Another point in the text is about how actors can perform better through the director. For the acting itself is a synthesis of many artistic factors, it is the most vital factor in stage art, it is the most profound, touching and artistically creative means of director's art. These seemingly ordinary performances, the most casual and full of rational scenes, are also full of repeated thoughts. As an example in the text, it is scarce to continually look at other people's eyes in actual daily behavior, which does not seem natural (Mackendrick, 2004). It is something the audience usually cannot notice, but on the big screen, these small and inconspicuous problems will be infinitely magnified, especially in close-up shots. Different acting may trigger different emotions. But the director can improve these problems; their job is to let the actor do what they need, using actors to express personal intentions and ideas. By asking questions, step by step to introduce actors into the field known to the director. As long as the actors get what they understand on their own, it is hard to forget. Questioning is a way to force actors to think. The director is not to instruct the actors but to motivate them.
References:
Mackendrick, A. 2004, On film-making: an introduction to the craft of the director, (pp. 179-194). London: Faber and Faber.
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jingwensoundandimage · 3 years ago
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#2 - Readings
Sight and Hearing
French director Robert Bresson’ s unique and firm aesthetic concept is fresh for me. He always uses sound instead of images in his movies, because he thinks that the ear is more profound; the eyes are very impetuous and too easy to satisfy. He believes the image itself should be regarded as meaningless. For this concept, I did not understand it at first, because this has a certain deviation from my previous understanding of the film. I used to think that the most important thing in a movie is visual. But after watching Bresson’s movie, I seem to have a new understanding. For example, A Man Escaped (Bresson, 1956) directed by Bresson, he used sound throughout the whole film and played a significant role. Other works are the same; he believes that sound is as important as the image. Sometimes he even let the sound dominate the image, let the actions replaced by the sound, because the sound is more malleable than dynamic pictures, sometimes the ear has a more pleasant pleasure than the eyes. Bresson used the sound to capture the action scene of the image, used sound to replace the familiar images that have already formed in the audience’s minds. He is not blindly using the close-up of the characters stacked in the long take to release the beauty of the film. The emphasis on sound makes him one of the few directors who can correctly interpret the interaction between sound and image.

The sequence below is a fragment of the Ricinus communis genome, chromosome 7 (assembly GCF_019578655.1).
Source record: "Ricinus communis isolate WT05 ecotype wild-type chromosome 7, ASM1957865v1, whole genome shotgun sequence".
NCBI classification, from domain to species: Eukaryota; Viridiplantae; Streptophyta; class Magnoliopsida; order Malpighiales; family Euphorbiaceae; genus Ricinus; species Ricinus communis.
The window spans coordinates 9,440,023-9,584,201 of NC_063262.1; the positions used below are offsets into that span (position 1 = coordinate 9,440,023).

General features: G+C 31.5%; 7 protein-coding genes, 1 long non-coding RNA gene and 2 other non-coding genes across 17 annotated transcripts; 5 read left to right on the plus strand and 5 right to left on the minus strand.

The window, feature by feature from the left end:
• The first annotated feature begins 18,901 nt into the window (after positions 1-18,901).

Other than this, Bresson (1986, p. 52) also proposed “Image and sound must not support each other, but must work each in turn through a sort of relay.” This point also subverts my previous understanding of the image and sound in the film. In my opinion, the two must be mutually assisted to exert the most exceptional beauty. But in Bresson's view, the rhythm of the sound is in addition to its own rhythm; it is the rhythm of the alternating sound and image. This is an alternation between sound and image, not mutual solubility. He believes that the ears are moving inward and the eyes are out. When a sound can replace an image, the image should be deleted or counteracted. The sound should never rescue images; also image should not rescue the sound. If the sound is necessary to complement the image, either focus on the sound or focus on the image. If the two are equal, it will only damage each other or destroy each other. Therefore, the image and sound should not be coordinated with each other but should be operated in turn by relay.
References:
Bresson, R. 1956, “A Man Escaped”, Gaumont Film Company.
Bresson, R. 1986, Notes on the cinematographer. London: Quartet.
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jingwensoundandimage · 3 years ago
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#1 - The initiative post